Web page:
Custom Protocol Handler and PowerShell (Part 1)

When trying to search for the “Custom Protocol Handler” phrase in Google, we will most probably find some articles on how to allow running a local application from a website. It’s quite interesting. Normally a website doesn’t have access to execute commands or applications on a local (client) computer. But there is an ability to call a protocol. For example, when trying to execute (either from WinKey+R or as a link in Web Browser) and have Microsoft Office installed, a new Outlook window pops up with an email to This way a local application (so potentially any local command) can be launched from a website.

To run the application of our choice, for example, PowerShell, we can add our own custom protocol handler, like “test:” which in effect will launch a PowerShell process with commands of our choice. It has the ability to accept parameters derived from an URL.

Precisely speaking, by registering our own protocol we tell the operating systems which application should process the provided URL, so the entire URL is passed. But, in PowerShell, it’s fairly easy to parse the URL and retrieve parameters from it.

For an example existing on most personal computers, we can look at “mailto:”. In my case it calls Outlook.exe with some arguments, dynamically passing the entire URL to the application:

The “Custom Protocol Handler” is rather a community term than the official name of the OS feature. Some say it’s a URL Protocol or a registered URL Scheme. The last term is the most official one (if we can say so). It’s described by Internet Engineering Task Force (IETF) here: link.

The URI scheme is the thing that we can register. It is not the same as the protocol itself, it’s just a scheme to use a protocol. It’s “custom” because there are some officially registered or provisioned URL schemes (see the IETF guidelines). But, if we don’t have a need to officially register ours, we can just create a custom / private one. It will exist only on computers we have access to. In an enterprise scenario, think of using a GPO to register the URL protocol. It’s still not official and we don’t have a guarantee that another software will try to use the same. However, when implemented carefully it might be a great extension of an internal tool.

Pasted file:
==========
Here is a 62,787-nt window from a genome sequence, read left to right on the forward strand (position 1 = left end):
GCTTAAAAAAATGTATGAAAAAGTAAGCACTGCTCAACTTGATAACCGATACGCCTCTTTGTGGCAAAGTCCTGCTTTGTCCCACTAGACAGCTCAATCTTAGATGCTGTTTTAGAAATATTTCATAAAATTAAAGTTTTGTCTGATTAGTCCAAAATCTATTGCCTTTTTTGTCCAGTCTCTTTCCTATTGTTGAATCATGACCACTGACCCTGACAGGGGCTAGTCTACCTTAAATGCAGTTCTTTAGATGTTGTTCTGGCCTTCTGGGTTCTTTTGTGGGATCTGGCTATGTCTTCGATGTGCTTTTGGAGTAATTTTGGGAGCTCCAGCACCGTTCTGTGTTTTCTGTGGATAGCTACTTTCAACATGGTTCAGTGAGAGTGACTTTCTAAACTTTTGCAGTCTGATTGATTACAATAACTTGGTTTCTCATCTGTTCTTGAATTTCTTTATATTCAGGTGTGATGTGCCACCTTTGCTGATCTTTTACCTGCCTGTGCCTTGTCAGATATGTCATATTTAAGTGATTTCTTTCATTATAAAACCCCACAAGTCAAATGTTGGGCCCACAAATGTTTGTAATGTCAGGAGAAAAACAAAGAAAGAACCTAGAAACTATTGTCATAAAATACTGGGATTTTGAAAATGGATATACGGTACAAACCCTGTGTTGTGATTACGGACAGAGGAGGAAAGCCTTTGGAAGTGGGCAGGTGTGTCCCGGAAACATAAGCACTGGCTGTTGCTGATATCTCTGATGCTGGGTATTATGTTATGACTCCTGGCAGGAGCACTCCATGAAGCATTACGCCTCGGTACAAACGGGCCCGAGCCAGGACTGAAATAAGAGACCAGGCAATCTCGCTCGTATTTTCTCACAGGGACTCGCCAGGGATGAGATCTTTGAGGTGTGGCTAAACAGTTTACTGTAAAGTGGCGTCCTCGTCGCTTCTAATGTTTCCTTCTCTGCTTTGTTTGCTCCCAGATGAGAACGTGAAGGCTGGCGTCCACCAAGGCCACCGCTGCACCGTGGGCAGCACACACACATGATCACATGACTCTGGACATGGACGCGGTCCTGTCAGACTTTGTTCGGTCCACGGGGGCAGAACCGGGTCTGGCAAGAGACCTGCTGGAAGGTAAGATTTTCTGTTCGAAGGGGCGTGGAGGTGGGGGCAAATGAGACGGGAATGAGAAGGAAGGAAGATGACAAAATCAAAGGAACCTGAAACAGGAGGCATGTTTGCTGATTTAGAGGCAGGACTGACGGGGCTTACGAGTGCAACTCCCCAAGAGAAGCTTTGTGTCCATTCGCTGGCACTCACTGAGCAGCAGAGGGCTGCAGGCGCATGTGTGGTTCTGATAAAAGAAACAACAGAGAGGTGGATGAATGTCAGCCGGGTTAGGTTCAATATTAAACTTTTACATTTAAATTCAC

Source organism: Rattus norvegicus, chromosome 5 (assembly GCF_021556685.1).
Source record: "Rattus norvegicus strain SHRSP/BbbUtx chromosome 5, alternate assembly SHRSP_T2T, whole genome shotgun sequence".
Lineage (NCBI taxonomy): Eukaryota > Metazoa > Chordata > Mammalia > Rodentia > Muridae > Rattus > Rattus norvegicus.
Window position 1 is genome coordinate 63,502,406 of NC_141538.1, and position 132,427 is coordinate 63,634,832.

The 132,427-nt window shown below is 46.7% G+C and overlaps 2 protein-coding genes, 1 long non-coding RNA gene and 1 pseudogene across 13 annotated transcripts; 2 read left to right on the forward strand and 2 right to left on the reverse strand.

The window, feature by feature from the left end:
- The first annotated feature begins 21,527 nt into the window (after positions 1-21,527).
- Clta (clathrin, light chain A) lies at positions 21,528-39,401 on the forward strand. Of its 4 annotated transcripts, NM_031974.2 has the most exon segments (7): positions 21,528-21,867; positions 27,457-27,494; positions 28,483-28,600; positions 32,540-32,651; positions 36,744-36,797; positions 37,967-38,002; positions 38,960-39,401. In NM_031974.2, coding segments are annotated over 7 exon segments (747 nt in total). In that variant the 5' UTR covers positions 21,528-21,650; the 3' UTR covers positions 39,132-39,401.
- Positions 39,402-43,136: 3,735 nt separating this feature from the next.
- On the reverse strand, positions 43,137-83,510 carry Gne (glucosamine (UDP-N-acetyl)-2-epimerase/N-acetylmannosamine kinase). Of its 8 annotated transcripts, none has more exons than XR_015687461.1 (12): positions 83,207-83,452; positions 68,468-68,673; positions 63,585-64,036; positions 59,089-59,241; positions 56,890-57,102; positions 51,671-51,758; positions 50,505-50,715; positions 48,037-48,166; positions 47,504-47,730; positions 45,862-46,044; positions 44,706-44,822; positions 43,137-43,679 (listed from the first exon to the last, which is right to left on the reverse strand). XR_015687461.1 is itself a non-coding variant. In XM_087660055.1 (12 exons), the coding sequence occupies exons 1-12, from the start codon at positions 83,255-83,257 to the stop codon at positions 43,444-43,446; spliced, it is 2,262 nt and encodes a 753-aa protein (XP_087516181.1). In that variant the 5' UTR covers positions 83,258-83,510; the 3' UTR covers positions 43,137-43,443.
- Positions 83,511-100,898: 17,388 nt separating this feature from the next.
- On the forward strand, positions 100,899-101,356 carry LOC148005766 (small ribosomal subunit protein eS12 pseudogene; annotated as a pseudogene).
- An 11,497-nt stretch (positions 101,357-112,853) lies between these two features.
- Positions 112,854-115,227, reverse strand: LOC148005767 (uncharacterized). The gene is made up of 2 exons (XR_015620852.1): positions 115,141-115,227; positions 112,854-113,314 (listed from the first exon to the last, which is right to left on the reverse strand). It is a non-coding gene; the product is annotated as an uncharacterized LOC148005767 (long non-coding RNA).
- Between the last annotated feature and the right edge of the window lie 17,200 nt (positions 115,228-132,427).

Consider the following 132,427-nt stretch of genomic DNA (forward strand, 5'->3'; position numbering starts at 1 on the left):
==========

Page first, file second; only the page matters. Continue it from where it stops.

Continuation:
The commonly mentioned registry location for the custom protocol handler (I’ll use this name going forward) is HKEY_CLASSES_ROOT. It is a special place in the Registry for file name extension associations and COM class registration. What’s interesting, this key exists in the registry for compatibility with the old 16-bit version of the system. In fact, it’s a kind of view aggregating other keys. Information about protocol handlers is stored in HKEY_LOCAL_MACHINE\Software\Classes and respectively for CURRENT_USER. See here for more details.

Based on documentation from Microsoft, the custom protocol handler is related to COM class registration. This registry key contains information about COM classes, telling the operating system how to interact with applications using the COM standard. That includes DLL registration for components. The custom protocol handler is simpler – it doesn’t require DLL registration, it’s enough to specify that it’s an “URL Protocol”.

We can think about the custom protocol handler as a program that can be interacted with via COM. Or, in other words, a declaration of how an application can be called via COM. This ability is defined in a class of a programmatic identifier (ProgID) type. Going down, the path and file name of the application is provided in the ‘shell’ subkey.

To sum up, the thing we really do when creating the ‘custom protocol handler’ is the registration of the COM component with the “URL Protocol” flag, instructing other programs how to interact with our program using an URL. Look here for more details.

The “URL Protocol” flag is just a “URL protocol” entry in the root key of the class:

Once we have that created, we need to create the “shell\open\command” subkey. The format of the command is “path %1”. The command value is just the Windows Command Shell. “%1” is the representation of the first argument passed to the command. In the custom protocol handler it contains the entire URL. When we use it, we pass it as an argument to the application. With that knowledge we can run Powershell.exe with a default argument for running commands for example this way:

"powershell.exe" "Write-Output 'Hello %1 %w'; Read-Host"

Now we can call it either via a link, by typing it in the address bar of a web browser, using Win+R, or even within PowerShell with “Start-Process test:abc”.

As a result, we see the entire URL (reflecting %1). I added the current working directory (%w) to show that we can use other parameter variables as well.

With the above knowledge, we can do whatever is possible with PowerShell – and that’s quite a lot. In this blog post, I focused more on explaining what a custom protocol handler is. In the next part, I’ll focus on what we can achieve when combining the above knowledge with the possibilities of PowerShell.

If you have something to add to this topic, please share it in the comments!

Wiktor Mrówczyński

1 thought on “Custom Protocol Handler and PowerShell (Part 1)”

  1. Pingback: Custom Protocol Handler and PowerShell (Part 2) - IT Constructors

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